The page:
By Stan Guthrie © 2009
On May 19, which I now call “Black Tuesday,” my bosses gave me the news. One was fighting back tears, the other glum. Because of economic conditions, my job was being eliminated. As I tried to process what was happening through my sudden mental numbness, it began to sink in that I, my wife of 22 years, and our three children were suddenly facing a very uncertain future.
My story is far from unique. About 8.5 million people in the United States today are receiving unemployment insurance, and the jobless rate has grown from less than 8 percent in January to 9.4 percent in June. Some economists predict it could reach 11 percent by next summer.
Now I’m no expert on joblessness (and hope never to become one). But as a follower of Jesus, I am beginning to learn some vital spiritual lessons—whether I want to or not. Here are five. Perhaps they will help you, too.
First, respond like a Christian. What difference does Christ make when the chips are down? Can people see any difference in me? Am I willing to follow Jesus wherever he leads—even to the unemployment line?
When the late Tony Snow learned that he had contracted cancer, he heard a quiet voice whisper, “You have been called.” I too have heard this voice. Unemployment, every bit as much as employment, is a calling.
Second, resolve not to become angry or bitter. When “the worst thing that could happen” happens, God is still there.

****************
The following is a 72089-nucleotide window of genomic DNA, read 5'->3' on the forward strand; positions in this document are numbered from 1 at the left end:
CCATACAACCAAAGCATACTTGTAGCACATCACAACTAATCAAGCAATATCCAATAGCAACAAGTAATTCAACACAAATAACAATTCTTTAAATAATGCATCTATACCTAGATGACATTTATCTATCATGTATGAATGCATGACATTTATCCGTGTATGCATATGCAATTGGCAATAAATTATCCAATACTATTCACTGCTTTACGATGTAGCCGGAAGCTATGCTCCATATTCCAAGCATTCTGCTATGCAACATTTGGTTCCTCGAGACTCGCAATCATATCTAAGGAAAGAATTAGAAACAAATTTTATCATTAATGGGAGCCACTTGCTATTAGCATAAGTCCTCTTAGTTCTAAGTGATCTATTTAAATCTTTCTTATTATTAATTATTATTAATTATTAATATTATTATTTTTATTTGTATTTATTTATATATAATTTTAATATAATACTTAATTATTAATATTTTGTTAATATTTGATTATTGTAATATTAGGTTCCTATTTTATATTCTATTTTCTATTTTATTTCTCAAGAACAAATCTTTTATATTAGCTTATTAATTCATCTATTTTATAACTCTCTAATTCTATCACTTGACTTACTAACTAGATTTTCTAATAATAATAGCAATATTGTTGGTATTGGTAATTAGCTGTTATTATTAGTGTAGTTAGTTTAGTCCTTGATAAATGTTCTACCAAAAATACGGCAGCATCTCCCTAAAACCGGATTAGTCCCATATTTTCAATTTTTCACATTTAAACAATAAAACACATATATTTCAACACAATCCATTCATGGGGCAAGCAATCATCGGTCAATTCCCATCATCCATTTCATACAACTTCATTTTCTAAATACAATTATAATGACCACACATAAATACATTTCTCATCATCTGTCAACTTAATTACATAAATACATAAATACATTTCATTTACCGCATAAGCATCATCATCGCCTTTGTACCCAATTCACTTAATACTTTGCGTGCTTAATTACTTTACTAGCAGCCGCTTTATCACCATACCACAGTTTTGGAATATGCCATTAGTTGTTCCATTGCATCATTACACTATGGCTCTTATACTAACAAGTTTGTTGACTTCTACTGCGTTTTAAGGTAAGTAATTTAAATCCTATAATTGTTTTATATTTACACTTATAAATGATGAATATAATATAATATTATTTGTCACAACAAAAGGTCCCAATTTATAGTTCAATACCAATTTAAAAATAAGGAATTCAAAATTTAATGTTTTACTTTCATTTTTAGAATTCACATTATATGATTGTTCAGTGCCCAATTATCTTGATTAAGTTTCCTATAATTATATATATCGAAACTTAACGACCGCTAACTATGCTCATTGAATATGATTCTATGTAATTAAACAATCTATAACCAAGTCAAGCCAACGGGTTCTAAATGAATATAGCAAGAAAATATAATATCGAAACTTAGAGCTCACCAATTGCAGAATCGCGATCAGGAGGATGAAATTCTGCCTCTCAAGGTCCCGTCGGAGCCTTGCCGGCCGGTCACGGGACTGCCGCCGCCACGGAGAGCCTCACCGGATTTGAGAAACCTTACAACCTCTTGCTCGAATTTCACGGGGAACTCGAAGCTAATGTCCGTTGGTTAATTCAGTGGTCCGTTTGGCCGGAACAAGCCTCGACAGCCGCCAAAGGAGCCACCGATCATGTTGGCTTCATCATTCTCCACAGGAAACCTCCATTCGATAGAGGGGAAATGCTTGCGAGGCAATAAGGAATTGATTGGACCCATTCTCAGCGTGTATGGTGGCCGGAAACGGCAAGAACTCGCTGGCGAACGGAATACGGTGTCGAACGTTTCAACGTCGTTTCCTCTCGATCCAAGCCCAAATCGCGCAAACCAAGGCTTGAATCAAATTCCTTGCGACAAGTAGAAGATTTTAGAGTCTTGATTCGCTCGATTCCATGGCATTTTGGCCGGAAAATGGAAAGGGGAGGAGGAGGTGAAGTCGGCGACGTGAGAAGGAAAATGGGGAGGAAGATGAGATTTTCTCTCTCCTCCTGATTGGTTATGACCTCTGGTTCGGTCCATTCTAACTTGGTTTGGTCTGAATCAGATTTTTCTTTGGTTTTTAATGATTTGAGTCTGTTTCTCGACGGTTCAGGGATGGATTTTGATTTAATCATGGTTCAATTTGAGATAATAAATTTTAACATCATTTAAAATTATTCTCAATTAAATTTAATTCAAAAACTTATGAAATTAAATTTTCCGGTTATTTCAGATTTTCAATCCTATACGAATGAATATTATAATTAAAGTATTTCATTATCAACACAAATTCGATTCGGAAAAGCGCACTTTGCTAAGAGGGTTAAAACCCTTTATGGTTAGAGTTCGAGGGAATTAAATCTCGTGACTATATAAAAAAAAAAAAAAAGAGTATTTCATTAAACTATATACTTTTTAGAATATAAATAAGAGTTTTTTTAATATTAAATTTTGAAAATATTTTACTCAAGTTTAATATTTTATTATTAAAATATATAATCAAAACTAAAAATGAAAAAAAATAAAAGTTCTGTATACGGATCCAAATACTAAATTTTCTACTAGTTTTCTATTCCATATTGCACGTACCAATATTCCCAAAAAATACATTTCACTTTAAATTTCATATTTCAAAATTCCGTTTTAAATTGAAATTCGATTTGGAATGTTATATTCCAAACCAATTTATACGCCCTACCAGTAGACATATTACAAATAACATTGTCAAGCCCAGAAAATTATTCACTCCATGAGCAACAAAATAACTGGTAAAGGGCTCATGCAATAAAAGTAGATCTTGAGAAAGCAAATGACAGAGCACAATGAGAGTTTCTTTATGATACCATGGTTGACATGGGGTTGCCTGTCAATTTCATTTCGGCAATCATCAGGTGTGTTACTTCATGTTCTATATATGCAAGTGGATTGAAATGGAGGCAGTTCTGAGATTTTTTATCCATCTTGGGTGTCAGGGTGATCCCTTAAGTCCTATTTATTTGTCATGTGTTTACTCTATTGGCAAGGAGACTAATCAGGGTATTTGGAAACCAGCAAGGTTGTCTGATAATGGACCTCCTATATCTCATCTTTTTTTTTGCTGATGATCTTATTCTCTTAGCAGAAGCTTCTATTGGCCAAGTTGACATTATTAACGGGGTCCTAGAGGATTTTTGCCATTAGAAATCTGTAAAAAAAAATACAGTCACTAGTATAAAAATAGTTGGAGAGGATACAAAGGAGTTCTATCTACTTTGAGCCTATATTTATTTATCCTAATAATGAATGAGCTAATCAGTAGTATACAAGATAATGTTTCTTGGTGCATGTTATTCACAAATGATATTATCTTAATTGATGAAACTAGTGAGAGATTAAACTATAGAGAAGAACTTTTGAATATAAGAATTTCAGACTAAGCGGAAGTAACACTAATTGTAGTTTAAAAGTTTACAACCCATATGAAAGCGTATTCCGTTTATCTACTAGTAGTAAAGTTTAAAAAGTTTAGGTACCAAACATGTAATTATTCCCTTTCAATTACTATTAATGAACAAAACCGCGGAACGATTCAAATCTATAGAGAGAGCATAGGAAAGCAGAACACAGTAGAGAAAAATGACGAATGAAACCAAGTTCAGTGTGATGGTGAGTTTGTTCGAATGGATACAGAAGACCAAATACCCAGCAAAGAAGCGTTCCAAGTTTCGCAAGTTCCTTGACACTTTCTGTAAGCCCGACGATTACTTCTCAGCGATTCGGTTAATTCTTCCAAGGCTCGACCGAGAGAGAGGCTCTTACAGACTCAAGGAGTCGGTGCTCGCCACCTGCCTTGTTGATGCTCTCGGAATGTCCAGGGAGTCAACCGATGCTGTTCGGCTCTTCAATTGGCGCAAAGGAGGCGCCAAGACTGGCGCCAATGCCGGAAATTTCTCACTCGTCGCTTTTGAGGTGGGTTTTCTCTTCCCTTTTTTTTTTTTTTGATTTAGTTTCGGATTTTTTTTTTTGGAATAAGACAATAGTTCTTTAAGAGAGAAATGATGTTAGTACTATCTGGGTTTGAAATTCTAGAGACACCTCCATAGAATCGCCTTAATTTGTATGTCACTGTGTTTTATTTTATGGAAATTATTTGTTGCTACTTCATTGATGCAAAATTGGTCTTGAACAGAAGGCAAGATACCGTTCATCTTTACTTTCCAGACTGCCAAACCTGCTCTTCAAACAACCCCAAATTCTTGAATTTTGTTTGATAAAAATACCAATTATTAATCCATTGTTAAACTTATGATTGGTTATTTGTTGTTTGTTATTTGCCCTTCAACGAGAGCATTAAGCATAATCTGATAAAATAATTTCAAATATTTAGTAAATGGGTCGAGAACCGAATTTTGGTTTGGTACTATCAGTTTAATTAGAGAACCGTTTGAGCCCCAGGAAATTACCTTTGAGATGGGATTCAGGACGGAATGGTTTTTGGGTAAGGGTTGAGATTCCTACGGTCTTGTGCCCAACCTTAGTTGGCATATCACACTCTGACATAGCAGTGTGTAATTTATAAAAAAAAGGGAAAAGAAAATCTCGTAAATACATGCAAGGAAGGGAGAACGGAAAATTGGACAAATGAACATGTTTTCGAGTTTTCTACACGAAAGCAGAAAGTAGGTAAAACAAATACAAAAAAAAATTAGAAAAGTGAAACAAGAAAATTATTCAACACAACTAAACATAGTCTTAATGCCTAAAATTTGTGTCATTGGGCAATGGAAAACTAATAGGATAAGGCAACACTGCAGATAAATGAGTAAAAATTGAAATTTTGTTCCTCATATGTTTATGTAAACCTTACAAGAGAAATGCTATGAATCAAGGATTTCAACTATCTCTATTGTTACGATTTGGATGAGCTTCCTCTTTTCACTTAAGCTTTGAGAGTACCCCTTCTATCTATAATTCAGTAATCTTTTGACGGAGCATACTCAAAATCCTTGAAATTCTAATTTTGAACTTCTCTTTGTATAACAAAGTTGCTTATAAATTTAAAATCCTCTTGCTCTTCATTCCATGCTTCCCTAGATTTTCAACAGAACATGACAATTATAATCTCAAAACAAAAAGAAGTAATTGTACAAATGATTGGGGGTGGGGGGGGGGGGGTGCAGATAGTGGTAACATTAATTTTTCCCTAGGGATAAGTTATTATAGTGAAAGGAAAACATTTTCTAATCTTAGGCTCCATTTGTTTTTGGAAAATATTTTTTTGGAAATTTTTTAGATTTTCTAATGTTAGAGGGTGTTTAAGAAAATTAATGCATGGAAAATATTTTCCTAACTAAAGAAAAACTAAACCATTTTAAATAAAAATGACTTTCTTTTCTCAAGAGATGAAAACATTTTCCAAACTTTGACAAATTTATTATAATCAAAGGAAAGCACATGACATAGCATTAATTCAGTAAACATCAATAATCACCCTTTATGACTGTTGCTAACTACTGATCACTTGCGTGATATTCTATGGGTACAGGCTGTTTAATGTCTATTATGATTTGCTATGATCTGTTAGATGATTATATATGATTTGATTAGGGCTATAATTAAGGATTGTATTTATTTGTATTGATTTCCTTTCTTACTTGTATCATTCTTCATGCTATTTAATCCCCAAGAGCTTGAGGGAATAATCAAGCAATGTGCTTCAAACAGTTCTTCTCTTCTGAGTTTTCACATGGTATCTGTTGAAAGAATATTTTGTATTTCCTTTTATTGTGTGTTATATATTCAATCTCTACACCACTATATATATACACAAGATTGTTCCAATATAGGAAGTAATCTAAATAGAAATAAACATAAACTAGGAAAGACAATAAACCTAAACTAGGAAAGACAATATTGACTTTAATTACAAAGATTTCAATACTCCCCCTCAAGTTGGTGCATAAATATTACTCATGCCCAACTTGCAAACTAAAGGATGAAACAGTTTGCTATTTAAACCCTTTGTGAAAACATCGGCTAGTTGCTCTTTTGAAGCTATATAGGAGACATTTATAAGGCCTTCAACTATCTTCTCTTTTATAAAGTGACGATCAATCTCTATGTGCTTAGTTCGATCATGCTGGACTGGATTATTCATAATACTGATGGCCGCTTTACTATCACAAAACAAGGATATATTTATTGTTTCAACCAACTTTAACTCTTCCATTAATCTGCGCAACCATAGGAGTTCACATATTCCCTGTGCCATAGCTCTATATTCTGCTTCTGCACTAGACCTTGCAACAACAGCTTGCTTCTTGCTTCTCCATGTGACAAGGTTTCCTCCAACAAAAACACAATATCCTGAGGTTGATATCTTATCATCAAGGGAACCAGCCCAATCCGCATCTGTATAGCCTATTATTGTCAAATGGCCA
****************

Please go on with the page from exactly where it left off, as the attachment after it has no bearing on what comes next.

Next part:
Third, rest in the truth that God comforts us in our afflictions so that we can comfort others in theirs.
Fourth, receive gratefully the kindness of others. Friends across the street are picking up low-cost groceries for us at their church. Another bought and installed more memory for our ailing computer. Others pray, buy lunch, share job leads, and help with faxes and resumes.
We are learning in ways large and small what it means to be members of Christ’s body.
Fifth, reach out to God and expect his blessing. God has promised to provide what we need. That might involve a better job with higher pay (though again it might not). If it does, praise his goodness; but if, in his mercy, it doesn’t, praise his goodness anyway. The blessing may simply be more of him, and that will be more than enough.